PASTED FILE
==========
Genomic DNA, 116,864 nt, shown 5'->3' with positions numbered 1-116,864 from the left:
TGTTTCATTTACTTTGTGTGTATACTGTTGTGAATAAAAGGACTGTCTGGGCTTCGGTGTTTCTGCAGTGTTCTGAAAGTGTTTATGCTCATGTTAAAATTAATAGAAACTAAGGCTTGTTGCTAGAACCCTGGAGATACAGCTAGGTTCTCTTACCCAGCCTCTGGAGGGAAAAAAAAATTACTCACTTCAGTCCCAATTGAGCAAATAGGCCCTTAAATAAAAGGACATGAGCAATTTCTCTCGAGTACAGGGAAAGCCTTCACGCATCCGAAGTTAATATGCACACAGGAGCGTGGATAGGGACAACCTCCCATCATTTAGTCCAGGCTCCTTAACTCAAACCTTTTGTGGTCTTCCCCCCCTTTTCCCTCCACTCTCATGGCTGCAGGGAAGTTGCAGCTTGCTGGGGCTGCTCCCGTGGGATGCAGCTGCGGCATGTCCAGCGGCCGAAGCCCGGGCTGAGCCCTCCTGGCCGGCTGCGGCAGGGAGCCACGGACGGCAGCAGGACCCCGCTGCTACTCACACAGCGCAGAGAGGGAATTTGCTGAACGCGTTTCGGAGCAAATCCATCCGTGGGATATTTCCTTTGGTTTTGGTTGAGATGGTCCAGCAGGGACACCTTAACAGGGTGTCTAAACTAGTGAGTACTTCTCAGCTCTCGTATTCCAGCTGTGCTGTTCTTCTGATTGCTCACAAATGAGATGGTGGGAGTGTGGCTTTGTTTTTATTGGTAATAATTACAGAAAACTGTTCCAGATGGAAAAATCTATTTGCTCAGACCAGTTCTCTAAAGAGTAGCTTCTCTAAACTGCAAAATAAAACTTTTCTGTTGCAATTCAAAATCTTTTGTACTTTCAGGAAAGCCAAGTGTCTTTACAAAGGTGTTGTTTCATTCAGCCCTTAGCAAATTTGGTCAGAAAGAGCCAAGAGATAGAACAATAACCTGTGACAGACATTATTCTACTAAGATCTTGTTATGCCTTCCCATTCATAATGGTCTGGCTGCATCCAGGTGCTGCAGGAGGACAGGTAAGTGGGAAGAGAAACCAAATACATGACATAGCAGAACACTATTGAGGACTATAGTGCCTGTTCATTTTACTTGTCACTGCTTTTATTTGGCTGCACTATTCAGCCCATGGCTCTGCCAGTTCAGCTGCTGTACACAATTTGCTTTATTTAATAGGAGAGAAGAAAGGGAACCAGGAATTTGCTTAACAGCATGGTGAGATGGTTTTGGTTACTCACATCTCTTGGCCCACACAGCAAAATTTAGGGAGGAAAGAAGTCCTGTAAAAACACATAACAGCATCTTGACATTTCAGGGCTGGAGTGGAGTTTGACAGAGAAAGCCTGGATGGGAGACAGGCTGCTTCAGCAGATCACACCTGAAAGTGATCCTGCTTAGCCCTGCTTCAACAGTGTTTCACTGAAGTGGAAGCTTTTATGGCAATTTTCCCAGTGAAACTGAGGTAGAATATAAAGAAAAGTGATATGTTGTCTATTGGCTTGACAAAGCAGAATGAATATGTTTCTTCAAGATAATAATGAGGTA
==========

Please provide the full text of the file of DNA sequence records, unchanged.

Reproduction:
Genomic DNA, 116,864 nt, shown 5'->3' with positions numbered 1-116,864 from the left:
TGTTTCATTTACTTTGTGTGTATACTGTTGTGAATAAAAGGACTGTCTGGGCTTCGGTGTTTCTGCAGTGTTCTGAAAGTGTTTATGCTCATGTTAAAATTAATAGAAACTAAGGCTTGTTGCTAGAACCCTGGAGATACAGCTAGGTTCTCTTACCCAGCCTCTGGAGGGAAAAAAAAATTACTCACTTCAGTCCCAATTGAGCAAATAGGCCCTTAAATAAAAGGACATGAGCAATTTCTCTCGAGTACAGGGAAAGCCTTCACGCATCCGAAGTTAATATGCACACAGGAGCGTGGATAGGGACAACCTCCCATCATTTAGTCCAGGCTCCTTAACTCAAACCTTTTGTGGTCTTCCCCCCCTTTTCCCTCCACTCTCATGGCTGCAGGGAAGTTGCAGCTTGCTGGGGCTGCTCCCGTGGGATGCAGCTGCGGCATGTCCAGCGGCCGAAGCCCGGGCTGAGCCCTCCTGGCCGGCTGCGGCAGGGAGCCACGGACGGCAGCAGGACCCCGCTGCTACTCACACAGCGCAGAGAGGGAATTTGCTGAACGCGTTTCGGAGCAAATCCATCCGTGGGATATTTCCTTTGGTTTTGGTTGAGATGGTCCAGCAGGGACACCTTAACAGGGTGTCTAAACTAGTGAGTACTTCTCAGCTCTCGTATTCCAGCTGTGCTGTTCTTCTGATTGCTCACAAATGAGATGGTGGGAGTGTGGCTTTGTTTTTATTGGTAATAATTACAGAAAACTGTTCCAGATGGAAAAATCTATTTGCTCAGACCAGTTCTCTAAAGAGTAGCTTCTCTAAACTGCAAAATAAAACTTTTCTGTTGCAATTCAAAATCTTTTGTACTTTCAGGAAAGCCAAGTGTCTTTACAAAGGTGTTGTTTCATTCAGCCCTTAGCAAATTTGGTCAGAAAGAGCCAAGAGATAGAACAATAACCTGTGACAGACATTATTCTACTAAGATCTTGTTATGCCTTCCCATTCATAATGGTCTGGCTGCATCCAGGTGCTGCAGGAGGACAGGTAAGTGGGAAGAGAAACCAAATACATGACATAGCAGAACACTATTGAGGACTATAGTGCCTGTTCATTTTACTTGTCACTGCTTTTATTTGGCTGCACTATTCAGCCCATGGCTCTGCCAGTTCAGCTGCTGTACACAATTTGCTTTATTTAATAGGAGAGAAGAAAGGGAACCAGGAATTTGCTTAACAGCATGGTGAGATGGTTTTGGTTACTCACATCTCTTGGCCCACACAGCAAAATTTAGGGAGGAAAGAAGTCCTGTAAAAACACATAACAGCATCTTGACATTTCAGGGCTGGAGTGGAGTTTGACAGAGAAAGCCTGGATGGGAGACAGGCTGCTTCAGCAGATCACACCTGAAAGTGATCCTGCTTAGCCCTGCTTCAACAGTGTTTCACTGAAGTGGAAGCTTTTATGGCAATTTTCCCAGTGAAACTGAGGTAGAATATAAAGAAAAGTGATATGTTGTCTATTGGCTTGACAAAGCAGAATGAATATGTTTCTTCAAGATAATAATGAGGTA